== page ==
The growing number of wrongful convictions exposed over the past two-and-a-half decades, and the research that points to a few recurring types of flawed evidence in those cases, raise questions about the effectiveness of the rules of evidence and the constitutional admissibility standards that are designed to guard against unreliable evidence. Drawing on emerging empirical data, this Article concludes that the system can and should be adjusted to do a better job of guarding against undue reliance on flawed evidence. The Article first considers the role of reliability screening as a constitutional concern. The wrongful convictions data identify what might be called “suspect evidentiary categories”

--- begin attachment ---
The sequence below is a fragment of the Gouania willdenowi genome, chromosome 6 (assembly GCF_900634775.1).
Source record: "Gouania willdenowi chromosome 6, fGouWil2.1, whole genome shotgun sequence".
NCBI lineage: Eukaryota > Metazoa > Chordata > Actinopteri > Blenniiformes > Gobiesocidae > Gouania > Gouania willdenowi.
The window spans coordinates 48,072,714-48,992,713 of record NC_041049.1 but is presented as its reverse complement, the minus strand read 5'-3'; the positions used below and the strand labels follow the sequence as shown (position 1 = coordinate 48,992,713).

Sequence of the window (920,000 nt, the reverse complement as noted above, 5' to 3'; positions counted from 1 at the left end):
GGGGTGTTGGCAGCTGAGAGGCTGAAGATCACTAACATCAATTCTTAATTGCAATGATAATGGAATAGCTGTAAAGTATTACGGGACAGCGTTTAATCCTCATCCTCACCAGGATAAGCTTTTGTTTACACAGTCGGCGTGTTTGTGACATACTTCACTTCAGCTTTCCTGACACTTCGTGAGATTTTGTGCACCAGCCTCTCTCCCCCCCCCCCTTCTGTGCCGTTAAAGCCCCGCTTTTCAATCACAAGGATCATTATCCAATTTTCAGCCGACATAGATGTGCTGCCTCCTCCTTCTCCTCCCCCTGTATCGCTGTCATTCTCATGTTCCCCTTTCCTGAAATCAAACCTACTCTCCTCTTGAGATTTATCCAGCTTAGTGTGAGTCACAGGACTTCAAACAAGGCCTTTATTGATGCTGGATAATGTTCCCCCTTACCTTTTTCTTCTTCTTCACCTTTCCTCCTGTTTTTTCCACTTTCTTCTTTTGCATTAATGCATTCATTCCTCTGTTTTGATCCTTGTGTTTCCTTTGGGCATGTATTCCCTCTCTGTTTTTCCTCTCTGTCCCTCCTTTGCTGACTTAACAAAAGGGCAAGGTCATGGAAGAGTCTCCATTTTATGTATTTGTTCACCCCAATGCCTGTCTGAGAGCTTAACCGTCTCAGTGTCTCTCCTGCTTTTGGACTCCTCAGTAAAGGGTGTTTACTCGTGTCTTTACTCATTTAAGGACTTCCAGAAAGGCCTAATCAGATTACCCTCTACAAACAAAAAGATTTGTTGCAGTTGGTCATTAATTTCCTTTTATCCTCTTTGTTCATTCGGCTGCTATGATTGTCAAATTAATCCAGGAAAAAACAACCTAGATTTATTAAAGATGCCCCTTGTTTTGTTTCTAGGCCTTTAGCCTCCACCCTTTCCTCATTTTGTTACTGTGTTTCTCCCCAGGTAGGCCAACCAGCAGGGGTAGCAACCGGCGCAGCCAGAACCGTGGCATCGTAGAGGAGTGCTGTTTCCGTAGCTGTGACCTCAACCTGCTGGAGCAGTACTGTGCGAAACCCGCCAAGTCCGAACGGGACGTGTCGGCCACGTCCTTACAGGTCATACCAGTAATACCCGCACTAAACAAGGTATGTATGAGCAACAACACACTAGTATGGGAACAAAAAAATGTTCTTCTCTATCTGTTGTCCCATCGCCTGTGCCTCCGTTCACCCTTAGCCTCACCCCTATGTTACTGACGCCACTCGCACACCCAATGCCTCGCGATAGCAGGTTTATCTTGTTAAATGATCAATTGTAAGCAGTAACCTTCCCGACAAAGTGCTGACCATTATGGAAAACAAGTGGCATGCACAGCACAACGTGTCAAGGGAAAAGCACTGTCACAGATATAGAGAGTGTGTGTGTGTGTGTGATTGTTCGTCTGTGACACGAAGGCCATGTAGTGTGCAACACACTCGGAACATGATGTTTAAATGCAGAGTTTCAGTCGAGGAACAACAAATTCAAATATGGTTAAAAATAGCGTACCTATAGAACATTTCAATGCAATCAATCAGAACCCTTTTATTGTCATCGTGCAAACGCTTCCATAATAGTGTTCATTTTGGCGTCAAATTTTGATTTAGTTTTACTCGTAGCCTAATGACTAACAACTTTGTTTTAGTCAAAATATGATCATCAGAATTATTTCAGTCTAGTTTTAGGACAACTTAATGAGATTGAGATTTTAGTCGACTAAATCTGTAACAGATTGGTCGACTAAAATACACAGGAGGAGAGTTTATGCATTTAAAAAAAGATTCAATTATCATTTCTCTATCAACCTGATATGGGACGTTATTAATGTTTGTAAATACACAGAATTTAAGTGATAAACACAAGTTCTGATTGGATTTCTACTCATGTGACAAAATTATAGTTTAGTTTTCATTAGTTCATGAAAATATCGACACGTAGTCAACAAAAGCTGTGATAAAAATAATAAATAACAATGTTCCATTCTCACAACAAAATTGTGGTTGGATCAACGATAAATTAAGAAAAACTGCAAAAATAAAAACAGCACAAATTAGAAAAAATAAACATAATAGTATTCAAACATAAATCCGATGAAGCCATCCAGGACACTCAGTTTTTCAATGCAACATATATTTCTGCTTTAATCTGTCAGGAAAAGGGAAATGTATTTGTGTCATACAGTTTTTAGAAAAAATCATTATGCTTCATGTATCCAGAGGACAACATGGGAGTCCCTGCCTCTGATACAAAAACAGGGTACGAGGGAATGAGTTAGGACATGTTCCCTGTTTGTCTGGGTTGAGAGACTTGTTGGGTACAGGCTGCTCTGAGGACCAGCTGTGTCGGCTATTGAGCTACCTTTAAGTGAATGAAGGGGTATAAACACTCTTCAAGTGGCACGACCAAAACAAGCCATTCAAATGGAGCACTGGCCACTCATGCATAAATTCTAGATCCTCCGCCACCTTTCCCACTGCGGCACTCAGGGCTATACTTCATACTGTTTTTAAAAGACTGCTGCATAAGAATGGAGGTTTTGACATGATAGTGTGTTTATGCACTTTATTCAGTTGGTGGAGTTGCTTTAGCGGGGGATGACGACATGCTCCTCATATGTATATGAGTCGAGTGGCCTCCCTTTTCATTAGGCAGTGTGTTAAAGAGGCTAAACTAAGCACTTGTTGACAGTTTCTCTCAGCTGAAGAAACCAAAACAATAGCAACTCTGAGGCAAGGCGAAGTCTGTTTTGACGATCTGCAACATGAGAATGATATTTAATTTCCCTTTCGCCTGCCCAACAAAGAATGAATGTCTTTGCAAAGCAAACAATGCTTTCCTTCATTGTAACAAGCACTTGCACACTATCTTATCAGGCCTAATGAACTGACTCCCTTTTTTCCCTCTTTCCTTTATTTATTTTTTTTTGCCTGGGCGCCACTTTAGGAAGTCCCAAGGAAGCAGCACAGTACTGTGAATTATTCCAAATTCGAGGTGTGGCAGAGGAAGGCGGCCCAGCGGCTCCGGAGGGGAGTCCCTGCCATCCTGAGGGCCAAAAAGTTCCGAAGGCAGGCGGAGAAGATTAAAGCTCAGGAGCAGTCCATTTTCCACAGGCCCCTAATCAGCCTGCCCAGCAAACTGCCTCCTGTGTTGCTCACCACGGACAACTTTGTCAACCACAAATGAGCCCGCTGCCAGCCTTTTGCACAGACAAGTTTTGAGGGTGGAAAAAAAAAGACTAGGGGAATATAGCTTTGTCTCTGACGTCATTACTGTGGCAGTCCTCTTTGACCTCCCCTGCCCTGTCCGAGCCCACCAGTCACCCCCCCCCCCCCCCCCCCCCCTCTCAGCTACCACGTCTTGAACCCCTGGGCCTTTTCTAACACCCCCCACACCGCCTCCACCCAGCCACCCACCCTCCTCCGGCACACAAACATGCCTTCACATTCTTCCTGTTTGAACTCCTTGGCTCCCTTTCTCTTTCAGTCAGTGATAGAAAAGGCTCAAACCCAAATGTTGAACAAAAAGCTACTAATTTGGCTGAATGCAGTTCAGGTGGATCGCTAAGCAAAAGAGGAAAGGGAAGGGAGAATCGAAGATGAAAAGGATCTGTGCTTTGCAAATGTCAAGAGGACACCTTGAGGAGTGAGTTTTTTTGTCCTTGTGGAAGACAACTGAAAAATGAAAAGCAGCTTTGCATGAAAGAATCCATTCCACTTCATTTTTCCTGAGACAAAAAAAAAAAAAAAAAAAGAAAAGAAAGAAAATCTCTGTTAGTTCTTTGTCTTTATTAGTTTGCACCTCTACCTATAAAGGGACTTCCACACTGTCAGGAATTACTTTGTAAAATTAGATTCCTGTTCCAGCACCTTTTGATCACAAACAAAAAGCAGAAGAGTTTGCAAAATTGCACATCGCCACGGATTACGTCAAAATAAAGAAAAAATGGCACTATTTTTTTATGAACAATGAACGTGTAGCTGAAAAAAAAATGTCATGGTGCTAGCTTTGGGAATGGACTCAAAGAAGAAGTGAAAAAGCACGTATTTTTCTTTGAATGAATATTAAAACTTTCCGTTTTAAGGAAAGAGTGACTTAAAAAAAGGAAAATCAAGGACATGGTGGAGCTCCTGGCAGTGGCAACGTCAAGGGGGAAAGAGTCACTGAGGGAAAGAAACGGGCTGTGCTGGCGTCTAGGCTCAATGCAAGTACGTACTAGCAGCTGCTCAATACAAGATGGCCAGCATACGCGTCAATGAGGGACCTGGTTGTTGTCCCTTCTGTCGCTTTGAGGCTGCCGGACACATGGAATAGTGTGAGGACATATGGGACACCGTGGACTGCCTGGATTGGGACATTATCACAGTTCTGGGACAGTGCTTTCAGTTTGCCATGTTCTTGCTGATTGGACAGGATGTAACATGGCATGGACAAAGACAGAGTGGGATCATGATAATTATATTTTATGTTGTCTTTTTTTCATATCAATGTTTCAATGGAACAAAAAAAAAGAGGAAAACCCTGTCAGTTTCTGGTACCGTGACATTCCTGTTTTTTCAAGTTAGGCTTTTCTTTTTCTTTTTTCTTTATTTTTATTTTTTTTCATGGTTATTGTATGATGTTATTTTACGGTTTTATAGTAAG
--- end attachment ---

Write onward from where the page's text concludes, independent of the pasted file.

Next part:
This is a short book review of David Harris's new book, Understanding Failed Evidence: Why Law Enforcement Resists Science. Harris's book neatly and comprehensively summarizes the social science research on wrongful convictions, focusing on three types of flawed evidence: eyewitness identifications, forensic sciences, and confessions. Where the book makes its most significant contributions is in its exploration of why the criminal justice system has largely not yet responded to and incorporated the social scientific research about these types of evidence (which Harris largely attributes to cognitive biases), and his prescriptions both for what to reform, and how to do it.